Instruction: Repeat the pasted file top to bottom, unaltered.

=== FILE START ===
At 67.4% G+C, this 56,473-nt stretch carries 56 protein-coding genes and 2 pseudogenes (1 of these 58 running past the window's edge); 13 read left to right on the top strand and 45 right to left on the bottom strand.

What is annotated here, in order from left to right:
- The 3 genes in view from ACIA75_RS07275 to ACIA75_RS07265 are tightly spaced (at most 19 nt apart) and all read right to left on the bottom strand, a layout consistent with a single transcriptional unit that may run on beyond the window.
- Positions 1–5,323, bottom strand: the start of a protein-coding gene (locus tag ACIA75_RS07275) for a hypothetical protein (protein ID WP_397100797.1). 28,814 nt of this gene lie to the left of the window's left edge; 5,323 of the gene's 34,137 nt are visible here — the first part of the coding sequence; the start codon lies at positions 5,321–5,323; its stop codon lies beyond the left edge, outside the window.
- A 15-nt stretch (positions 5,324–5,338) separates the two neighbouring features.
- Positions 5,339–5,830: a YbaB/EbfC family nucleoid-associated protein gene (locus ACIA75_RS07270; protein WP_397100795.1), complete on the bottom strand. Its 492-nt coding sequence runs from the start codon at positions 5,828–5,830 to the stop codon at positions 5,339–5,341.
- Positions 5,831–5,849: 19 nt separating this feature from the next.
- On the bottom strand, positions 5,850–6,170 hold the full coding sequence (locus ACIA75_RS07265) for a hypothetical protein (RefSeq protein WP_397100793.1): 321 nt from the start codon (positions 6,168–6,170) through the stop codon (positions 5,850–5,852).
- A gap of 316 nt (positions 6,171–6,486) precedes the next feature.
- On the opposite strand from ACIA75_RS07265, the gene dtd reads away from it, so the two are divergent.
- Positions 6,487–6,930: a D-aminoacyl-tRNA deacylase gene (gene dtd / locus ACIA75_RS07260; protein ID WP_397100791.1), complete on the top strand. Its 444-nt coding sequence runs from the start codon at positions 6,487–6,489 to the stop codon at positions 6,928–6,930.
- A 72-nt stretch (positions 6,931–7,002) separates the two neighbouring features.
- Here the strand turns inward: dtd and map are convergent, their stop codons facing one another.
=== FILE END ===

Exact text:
At 67.4% G+C, this 56,473-nt stretch carries 56 protein-coding genes and 2 pseudogenes (1 of these 58 running past the window's edge); 13 read left to right on the top strand and 45 right to left on the bottom strand.

What is annotated here, in order from left to right:
- The 3 genes in view from ACIA75_RS07275 to ACIA75_RS07265 are tightly spaced (at most 19 nt apart) and all read right to left on the bottom strand, a layout consistent with a single transcriptional unit that may run on beyond the window.
- Positions 1–5,323, bottom strand: the start of a protein-coding gene (locus tag ACIA75_RS07275) for a hypothetical protein (protein ID WP_397100797.1). 28,814 nt of this gene lie to the left of the window's left edge; 5,323 of the gene's 34,137 nt are visible here — the first part of the coding sequence; the start codon lies at positions 5,321–5,323; its stop codon lies beyond the left edge, outside the window.
- A 15-nt stretch (positions 5,324–5,338) separates the two neighbouring features.
- Positions 5,339–5,830: a YbaB/EbfC family nucleoid-associated protein gene (locus ACIA75_RS07270; protein WP_397100795.1), complete on the bottom strand. Its 492-nt coding sequence runs from the start codon at positions 5,828–5,830 to the stop codon at positions 5,339–5,341.
- Positions 5,831–5,849: 19 nt separating this feature from the next.
- On the bottom strand, positions 5,850–6,170 hold the full coding sequence (locus ACIA75_RS07265) for a hypothetical protein (RefSeq protein WP_397100793.1): 321 nt from the start codon (positions 6,168–6,170) through the stop codon (positions 5,850–5,852).
- A gap of 316 nt (positions 6,171–6,486) precedes the next feature.
- On the opposite strand from ACIA75_RS07265, the gene dtd reads away from it, so the two are divergent.
- Positions 6,487–6,930: a D-aminoacyl-tRNA deacylase gene (gene dtd / locus ACIA75_RS07260; protein ID WP_397100791.1), complete on the top strand. Its 444-nt coding sequence runs from the start codon at positions 6,487–6,489 to the stop codon at positions 6,928–6,930.
- A 72-nt stretch (positions 6,931–7,002) separates the two neighbouring features.
- Here the strand turns inward: dtd and map are convergent, their stop codons facing one another.